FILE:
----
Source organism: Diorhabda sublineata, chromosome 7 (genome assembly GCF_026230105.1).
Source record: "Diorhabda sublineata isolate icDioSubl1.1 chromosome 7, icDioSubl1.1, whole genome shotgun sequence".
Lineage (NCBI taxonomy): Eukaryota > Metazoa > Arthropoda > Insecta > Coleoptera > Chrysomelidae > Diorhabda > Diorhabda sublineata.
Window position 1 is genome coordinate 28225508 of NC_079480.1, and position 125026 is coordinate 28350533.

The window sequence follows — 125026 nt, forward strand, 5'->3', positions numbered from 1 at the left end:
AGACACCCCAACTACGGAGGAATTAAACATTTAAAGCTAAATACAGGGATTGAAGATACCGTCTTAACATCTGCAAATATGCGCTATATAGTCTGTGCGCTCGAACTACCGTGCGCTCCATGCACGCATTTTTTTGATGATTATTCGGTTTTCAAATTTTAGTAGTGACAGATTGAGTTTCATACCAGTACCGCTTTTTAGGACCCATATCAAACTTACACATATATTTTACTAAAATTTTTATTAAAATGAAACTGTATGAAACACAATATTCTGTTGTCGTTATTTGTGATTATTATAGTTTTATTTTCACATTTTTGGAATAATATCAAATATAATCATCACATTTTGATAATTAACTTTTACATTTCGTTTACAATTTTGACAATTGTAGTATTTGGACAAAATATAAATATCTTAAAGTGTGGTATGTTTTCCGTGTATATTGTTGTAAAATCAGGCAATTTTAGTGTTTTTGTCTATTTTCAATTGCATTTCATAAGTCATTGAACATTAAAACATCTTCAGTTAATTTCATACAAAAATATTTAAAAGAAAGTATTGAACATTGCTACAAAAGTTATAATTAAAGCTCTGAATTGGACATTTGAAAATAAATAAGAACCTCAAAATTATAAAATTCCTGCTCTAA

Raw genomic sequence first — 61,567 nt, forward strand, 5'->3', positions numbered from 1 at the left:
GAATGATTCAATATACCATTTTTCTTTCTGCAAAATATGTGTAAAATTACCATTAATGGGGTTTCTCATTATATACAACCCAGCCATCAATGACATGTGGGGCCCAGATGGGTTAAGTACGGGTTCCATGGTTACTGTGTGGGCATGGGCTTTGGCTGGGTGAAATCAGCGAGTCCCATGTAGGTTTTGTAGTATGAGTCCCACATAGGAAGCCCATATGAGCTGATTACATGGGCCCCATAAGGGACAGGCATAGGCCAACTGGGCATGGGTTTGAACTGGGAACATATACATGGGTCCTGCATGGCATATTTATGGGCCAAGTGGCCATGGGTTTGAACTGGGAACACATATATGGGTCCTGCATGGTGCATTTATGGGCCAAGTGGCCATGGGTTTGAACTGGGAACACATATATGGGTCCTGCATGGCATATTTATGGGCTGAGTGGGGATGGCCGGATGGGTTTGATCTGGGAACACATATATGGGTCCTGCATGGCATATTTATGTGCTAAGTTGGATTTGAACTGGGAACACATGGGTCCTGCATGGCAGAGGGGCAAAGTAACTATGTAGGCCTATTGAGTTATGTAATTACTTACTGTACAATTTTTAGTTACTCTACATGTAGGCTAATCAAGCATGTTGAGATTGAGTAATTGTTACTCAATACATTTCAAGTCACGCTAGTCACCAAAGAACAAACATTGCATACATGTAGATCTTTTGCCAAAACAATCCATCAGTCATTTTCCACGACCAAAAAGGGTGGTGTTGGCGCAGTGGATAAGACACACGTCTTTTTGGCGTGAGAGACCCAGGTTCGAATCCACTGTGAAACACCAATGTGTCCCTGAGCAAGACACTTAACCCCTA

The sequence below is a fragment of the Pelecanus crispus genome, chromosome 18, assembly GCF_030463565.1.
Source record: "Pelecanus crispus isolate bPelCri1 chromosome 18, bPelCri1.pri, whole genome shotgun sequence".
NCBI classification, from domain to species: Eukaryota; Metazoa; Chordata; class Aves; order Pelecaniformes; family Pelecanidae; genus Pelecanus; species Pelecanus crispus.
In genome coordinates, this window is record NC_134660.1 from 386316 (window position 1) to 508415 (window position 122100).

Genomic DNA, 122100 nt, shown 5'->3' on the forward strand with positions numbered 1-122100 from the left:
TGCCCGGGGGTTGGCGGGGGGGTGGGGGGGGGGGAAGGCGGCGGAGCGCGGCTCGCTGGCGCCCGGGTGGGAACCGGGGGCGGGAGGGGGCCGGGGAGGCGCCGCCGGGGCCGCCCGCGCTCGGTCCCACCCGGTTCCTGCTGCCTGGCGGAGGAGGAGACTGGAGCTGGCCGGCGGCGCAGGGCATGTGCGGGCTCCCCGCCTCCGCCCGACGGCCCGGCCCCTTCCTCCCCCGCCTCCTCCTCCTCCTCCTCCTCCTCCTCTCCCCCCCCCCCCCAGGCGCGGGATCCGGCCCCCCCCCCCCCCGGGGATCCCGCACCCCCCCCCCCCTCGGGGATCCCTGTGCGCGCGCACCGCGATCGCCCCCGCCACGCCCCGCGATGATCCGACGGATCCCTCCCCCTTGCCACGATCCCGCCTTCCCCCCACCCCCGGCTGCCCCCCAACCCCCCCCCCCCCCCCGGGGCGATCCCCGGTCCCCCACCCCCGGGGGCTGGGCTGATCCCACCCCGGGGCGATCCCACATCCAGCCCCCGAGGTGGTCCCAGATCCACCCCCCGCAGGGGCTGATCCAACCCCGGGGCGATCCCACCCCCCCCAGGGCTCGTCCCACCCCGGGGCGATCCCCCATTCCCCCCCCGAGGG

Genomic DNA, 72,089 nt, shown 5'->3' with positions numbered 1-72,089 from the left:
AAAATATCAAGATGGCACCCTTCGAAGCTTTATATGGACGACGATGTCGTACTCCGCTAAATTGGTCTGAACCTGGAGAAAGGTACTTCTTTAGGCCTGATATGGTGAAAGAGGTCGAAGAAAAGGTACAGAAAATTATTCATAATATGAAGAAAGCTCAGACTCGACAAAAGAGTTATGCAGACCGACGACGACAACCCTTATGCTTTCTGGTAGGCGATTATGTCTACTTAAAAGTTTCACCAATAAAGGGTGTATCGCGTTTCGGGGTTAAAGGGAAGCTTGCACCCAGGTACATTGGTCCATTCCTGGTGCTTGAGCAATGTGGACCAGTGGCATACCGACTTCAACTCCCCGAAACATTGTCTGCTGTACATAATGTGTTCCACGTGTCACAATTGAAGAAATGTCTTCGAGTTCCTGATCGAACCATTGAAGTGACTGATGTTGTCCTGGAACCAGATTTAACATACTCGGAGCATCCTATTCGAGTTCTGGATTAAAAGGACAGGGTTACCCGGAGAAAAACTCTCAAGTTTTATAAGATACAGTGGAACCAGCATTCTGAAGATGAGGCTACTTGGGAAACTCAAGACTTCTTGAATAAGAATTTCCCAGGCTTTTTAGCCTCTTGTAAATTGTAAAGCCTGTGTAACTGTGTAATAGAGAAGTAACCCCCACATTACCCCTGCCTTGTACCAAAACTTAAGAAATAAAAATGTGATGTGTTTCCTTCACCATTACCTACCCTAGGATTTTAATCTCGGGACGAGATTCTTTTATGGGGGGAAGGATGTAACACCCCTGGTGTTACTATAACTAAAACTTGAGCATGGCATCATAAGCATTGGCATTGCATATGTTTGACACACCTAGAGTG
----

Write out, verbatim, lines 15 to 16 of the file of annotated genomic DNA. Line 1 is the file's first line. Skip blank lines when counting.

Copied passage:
Genomic DNA, 72,089 nt, shown 5'->3' with positions numbered 1-72,089 from the left:
AAAATATCAAGATGGCACCCTTCGAAGCTTTATATGGACGACGATGTCGTACTCCGCTAAATTGGTCTGAACCTGGAGAAAGGTACTTCTTTAGGCCTGATATGGTGAAAGAGGTCGAAGAAAAGGTACAGAAAATTATTCATAATATGAAGAAAGCTCAGACTCGACAAAAGAGTTATGCAGACCGACGACGACAACCCTTATGCTTTCTGGTAGGCGATTATGTCTACTTAAAAGTTTCACCAATAAAGGGTGTATCGCGTTTCGGGGTTAAAGGGAAGCTTGCACCCAGGTACATTGGTCCATTCCTGGTGCTTGAGCAATGTGGACCAGTGGCATACCGACTTCAACTCCCCGAAACATTGTCTGCTGTACATAATGTGTTCCACGTGTCACAATTGAAGAAATGTCTTCGAGTTCCTGATCGAACCATTGAAGTGACTGATGTTGTCCTGGAACCAGATTTAACATACTCGGAGCATCCTATTCGAGTTCTGGATTAAAAGGACAGGGTTACCCGGAGAAAAACTCTCAAGTTTTATAAGATACAGTGGAACCAGCATTCTGAAGATGAGGCTACTTGGGAAACTCAAGACTTCTTGAATAAGAATTTCCCAGGCTTTTTAGCCTCTTGTAAATTGTAAAGCCTGTGTAACTGTGTAATAGAGAAGTAACCCCCACATTACCCCTGCCTTGTACCAAAACTTAAGAAATAAAAATGTGATGTGTTTCCTTCACCATTACCTACCCTAGGATTTTAATCTCGGGACGAGATTCTTTTATGGGGGGAAGGATGTAACACCCCTGGTGTTACTATAACTAAAACTTGAGCATGGCATCATAAGCATTGGCATTGCATATGTTTGACACACCTAGAGTG